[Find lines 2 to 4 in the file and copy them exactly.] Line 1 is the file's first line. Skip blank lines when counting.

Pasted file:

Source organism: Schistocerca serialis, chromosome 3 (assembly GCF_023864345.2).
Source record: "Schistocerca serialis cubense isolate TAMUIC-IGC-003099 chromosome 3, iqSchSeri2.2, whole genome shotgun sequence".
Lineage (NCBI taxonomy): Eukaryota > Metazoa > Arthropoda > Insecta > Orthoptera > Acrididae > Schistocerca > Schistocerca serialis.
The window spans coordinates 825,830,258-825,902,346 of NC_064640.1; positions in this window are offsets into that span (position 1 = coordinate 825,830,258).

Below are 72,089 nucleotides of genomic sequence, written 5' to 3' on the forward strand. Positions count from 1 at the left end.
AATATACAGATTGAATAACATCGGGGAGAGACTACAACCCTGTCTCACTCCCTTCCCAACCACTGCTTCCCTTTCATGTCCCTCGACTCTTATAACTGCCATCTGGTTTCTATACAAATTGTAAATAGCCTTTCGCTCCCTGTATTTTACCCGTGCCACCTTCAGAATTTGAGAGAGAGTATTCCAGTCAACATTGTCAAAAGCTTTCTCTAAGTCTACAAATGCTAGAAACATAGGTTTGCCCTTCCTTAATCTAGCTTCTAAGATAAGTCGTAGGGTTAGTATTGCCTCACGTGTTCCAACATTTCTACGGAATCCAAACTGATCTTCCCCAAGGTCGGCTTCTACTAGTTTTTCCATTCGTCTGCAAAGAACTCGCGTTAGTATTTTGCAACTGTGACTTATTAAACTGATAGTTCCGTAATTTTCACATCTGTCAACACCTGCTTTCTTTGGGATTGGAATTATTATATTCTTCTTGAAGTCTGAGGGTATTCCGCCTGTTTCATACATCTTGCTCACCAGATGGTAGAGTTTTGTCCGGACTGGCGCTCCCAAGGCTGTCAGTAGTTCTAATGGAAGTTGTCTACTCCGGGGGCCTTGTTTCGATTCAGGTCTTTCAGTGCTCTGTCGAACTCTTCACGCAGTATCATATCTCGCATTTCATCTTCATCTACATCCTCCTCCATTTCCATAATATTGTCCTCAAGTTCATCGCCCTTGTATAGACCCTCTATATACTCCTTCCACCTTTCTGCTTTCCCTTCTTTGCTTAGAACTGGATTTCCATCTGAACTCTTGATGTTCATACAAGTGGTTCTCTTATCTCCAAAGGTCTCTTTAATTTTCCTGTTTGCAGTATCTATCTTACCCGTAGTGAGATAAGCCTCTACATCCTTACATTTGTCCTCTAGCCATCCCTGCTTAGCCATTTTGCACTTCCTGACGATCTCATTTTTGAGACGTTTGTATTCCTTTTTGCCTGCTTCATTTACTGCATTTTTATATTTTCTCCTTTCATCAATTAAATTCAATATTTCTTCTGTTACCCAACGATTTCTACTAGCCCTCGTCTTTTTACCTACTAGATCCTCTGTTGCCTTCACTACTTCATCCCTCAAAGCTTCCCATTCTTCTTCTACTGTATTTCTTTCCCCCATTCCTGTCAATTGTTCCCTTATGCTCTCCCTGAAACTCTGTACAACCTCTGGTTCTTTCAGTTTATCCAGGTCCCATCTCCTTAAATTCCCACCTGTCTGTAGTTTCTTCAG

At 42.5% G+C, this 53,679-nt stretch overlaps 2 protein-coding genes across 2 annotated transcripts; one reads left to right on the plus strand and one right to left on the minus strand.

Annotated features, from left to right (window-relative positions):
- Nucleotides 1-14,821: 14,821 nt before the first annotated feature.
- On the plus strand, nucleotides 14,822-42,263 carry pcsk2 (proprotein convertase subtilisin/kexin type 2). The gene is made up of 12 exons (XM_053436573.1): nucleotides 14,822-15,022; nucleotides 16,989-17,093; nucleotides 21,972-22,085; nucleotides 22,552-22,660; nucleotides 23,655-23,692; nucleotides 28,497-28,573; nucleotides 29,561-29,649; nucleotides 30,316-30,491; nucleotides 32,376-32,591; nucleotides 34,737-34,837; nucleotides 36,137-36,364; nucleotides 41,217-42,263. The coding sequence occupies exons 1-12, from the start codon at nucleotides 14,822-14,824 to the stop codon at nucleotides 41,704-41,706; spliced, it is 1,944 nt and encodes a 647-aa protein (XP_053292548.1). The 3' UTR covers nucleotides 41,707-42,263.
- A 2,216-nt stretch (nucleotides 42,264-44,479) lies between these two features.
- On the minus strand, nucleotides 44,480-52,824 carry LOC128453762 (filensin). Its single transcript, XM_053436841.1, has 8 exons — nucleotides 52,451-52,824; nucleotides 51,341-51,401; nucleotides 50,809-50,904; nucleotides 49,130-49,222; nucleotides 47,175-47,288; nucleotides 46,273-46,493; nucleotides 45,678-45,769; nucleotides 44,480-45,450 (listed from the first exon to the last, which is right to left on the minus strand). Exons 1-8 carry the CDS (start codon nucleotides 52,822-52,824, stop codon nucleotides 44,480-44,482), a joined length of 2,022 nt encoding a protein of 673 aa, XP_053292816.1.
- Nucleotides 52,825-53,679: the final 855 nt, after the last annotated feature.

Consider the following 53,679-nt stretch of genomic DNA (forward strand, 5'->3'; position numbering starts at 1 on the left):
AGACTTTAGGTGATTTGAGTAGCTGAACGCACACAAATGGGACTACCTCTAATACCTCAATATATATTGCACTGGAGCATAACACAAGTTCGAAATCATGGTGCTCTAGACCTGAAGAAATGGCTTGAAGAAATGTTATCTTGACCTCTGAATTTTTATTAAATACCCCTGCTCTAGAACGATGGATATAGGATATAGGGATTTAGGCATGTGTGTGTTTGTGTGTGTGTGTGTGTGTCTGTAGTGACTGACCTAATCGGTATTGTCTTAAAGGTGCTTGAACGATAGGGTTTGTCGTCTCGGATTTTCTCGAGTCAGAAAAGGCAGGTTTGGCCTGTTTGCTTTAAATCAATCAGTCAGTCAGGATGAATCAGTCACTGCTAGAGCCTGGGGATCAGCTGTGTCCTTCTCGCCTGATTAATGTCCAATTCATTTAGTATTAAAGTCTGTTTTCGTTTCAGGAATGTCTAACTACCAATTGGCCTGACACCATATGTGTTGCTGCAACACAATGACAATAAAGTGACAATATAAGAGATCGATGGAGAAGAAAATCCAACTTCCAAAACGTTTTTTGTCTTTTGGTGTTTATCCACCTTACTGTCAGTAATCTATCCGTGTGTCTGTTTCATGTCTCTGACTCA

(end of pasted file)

Source record: "Schistocerca serialis cubense isolate TAMUIC-IGC-003099 chromosome 3, iqSchSeri2.2, whole genome shotgun sequence".
Lineage (NCBI taxonomy): Eukaryota > Metazoa > Arthropoda > Insecta > Orthoptera > Acrididae > Schistocerca > Schistocerca serialis.
The window spans coordinates 825,830,258-825,902,346 of NC_064640.1; positions in this window are offsets into that span (position 1 = coordinate 825,830,258).